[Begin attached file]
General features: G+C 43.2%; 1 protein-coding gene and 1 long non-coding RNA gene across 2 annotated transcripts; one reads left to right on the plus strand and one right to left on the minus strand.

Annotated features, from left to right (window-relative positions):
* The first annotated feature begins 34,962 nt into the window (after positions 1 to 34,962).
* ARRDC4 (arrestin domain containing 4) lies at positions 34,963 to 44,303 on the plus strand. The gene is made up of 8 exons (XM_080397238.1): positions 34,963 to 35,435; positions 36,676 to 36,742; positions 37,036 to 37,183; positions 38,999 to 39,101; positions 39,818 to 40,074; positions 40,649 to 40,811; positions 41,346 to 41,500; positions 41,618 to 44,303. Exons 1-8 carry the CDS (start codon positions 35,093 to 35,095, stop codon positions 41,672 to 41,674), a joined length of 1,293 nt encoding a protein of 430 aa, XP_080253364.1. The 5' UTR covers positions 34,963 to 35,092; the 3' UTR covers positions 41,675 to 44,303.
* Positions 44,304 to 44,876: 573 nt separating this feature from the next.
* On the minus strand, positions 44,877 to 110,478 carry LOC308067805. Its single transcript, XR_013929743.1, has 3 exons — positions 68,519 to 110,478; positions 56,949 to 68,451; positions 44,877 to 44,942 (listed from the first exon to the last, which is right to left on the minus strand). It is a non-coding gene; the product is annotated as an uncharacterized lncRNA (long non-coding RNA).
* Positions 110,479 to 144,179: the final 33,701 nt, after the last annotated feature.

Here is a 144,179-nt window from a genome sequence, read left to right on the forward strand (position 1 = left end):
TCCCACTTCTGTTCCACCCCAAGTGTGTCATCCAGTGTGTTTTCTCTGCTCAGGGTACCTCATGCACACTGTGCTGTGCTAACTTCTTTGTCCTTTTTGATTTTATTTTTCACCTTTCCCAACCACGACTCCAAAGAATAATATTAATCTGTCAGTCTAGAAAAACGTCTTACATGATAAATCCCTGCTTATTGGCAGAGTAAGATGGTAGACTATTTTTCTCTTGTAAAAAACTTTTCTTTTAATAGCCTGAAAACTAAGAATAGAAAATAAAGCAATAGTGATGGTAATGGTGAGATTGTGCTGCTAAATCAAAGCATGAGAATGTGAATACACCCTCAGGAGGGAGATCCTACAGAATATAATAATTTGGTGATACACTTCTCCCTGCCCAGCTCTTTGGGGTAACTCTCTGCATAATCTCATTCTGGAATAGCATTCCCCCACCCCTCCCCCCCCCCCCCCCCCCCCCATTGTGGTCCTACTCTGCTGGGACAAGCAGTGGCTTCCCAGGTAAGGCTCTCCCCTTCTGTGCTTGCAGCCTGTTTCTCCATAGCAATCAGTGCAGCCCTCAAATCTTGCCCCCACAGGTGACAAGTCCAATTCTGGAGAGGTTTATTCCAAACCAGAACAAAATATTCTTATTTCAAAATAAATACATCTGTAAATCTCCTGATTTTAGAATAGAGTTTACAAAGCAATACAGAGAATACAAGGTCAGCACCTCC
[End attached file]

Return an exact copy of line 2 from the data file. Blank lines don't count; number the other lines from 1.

Annotated features, from left to right (window-relative positions):